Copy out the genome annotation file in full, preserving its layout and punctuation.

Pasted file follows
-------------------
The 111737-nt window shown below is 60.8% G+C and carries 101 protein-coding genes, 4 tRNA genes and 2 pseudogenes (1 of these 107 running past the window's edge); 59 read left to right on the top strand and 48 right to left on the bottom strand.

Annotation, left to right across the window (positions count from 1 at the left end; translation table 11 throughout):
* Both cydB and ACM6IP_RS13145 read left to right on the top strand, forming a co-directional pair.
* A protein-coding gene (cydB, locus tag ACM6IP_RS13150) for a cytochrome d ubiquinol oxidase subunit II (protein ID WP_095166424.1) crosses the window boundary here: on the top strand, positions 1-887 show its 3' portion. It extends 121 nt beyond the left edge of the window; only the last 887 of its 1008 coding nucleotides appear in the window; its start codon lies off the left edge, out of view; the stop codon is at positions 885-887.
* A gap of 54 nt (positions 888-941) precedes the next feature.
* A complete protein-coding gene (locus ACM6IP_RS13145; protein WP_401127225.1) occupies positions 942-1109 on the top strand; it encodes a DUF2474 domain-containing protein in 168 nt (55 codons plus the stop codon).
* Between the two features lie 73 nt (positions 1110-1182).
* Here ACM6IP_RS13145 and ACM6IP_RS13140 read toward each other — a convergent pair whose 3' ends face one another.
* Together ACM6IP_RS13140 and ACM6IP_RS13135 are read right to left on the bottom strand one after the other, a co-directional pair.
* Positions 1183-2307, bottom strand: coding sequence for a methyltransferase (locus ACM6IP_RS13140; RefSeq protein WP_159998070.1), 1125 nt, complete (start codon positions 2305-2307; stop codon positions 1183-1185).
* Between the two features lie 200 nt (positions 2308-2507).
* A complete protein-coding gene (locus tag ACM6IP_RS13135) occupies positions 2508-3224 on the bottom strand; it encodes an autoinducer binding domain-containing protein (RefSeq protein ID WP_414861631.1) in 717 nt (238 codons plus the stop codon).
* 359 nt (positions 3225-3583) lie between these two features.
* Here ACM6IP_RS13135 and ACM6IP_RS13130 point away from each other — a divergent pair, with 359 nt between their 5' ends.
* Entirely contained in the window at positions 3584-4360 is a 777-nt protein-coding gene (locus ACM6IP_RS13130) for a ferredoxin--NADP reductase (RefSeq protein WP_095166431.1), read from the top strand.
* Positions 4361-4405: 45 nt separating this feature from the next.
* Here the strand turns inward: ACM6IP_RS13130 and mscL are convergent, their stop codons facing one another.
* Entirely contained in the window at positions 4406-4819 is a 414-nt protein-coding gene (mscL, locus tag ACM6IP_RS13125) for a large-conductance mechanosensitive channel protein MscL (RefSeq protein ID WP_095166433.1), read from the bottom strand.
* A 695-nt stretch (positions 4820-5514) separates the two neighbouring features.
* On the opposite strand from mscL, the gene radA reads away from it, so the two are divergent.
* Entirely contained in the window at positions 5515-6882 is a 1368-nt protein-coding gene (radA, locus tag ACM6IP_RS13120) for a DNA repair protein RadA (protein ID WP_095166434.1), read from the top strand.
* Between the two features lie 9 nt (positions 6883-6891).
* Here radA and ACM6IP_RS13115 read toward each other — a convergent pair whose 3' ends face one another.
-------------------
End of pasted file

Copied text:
The 111737-nt window shown below is 60.8% G+C and carries 101 protein-coding genes, 4 tRNA genes and 2 pseudogenes (1 of these 107 running past the window's edge); 59 read left to right on the top strand and 48 right to left on the bottom strand.

Annotation, left to right across the window (positions count from 1 at the left end; translation table 11 throughout):
* Both cydB and ACM6IP_RS13145 read left to right on the top strand, forming a co-directional pair.
* A protein-coding gene (cydB, locus tag ACM6IP_RS13150) for a cytochrome d ubiquinol oxidase subunit II (protein ID WP_095166424.1) crosses the window boundary here: on the top strand, positions 1-887 show its 3' portion. It extends 121 nt beyond the left edge of the window; only the last 887 of its 1008 coding nucleotides appear in the window; its start codon lies off the left edge, out of view; the stop codon is at positions 885-887.
* A gap of 54 nt (positions 888-941) precedes the next feature.
* A complete protein-coding gene (locus ACM6IP_RS13145; protein WP_401127225.1) occupies positions 942-1109 on the top strand; it encodes a DUF2474 domain-containing protein in 168 nt (55 codons plus the stop codon).
* Between the two features lie 73 nt (positions 1110-1182).
* Here ACM6IP_RS13145 and ACM6IP_RS13140 read toward each other — a convergent pair whose 3' ends face one another.
* Together ACM6IP_RS13140 and ACM6IP_RS13135 are read right to left on the bottom strand one after the other, a co-directional pair.
* Positions 1183-2307, bottom strand: coding sequence for a methyltransferase (locus ACM6IP_RS13140; RefSeq protein WP_159998070.1), 1125 nt, complete (start codon positions 2305-2307; stop codon positions 1183-1185).
* Between the two features lie 200 nt (positions 2308-2507).
* A complete protein-coding gene (locus tag ACM6IP_RS13135) occupies positions 2508-3224 on the bottom strand; it encodes an autoinducer binding domain-containing protein (RefSeq protein ID WP_414861631.1) in 717 nt (238 codons plus the stop codon).
* 359 nt (positions 3225-3583) lie between these two features.
* Here ACM6IP_RS13135 and ACM6IP_RS13130 point away from each other — a divergent pair, with 359 nt between their 5' ends.
* Entirely contained in the window at positions 3584-4360 is a 777-nt protein-coding gene (locus ACM6IP_RS13130) for a ferredoxin--NADP reductase (RefSeq protein WP_095166431.1), read from the top strand.
* Positions 4361-4405: 45 nt separating this feature from the next.
* Here the strand turns inward: ACM6IP_RS13130 and mscL are convergent, their stop codons facing one another.
* Entirely contained in the window at positions 4406-4819 is a 414-nt protein-coding gene (mscL, locus tag ACM6IP_RS13125) for a large-conductance mechanosensitive channel protein MscL (RefSeq protein ID WP_095166433.1), read from the bottom strand.
* A 695-nt stretch (positions 4820-5514) separates the two neighbouring features.
* On the opposite strand from mscL, the gene radA reads away from it, so the two are divergent.
* Entirely contained in the window at positions 5515-6882 is a 1368-nt protein-coding gene (radA, locus tag ACM6IP_RS13120) for a DNA repair protein RadA (protein ID WP_095166434.1), read from the top strand.
* Between the two features lie 9 nt (positions 6883-6891).
* Here radA and ACM6IP_RS13115 read toward each other — a convergent pair whose 3' ends face one another.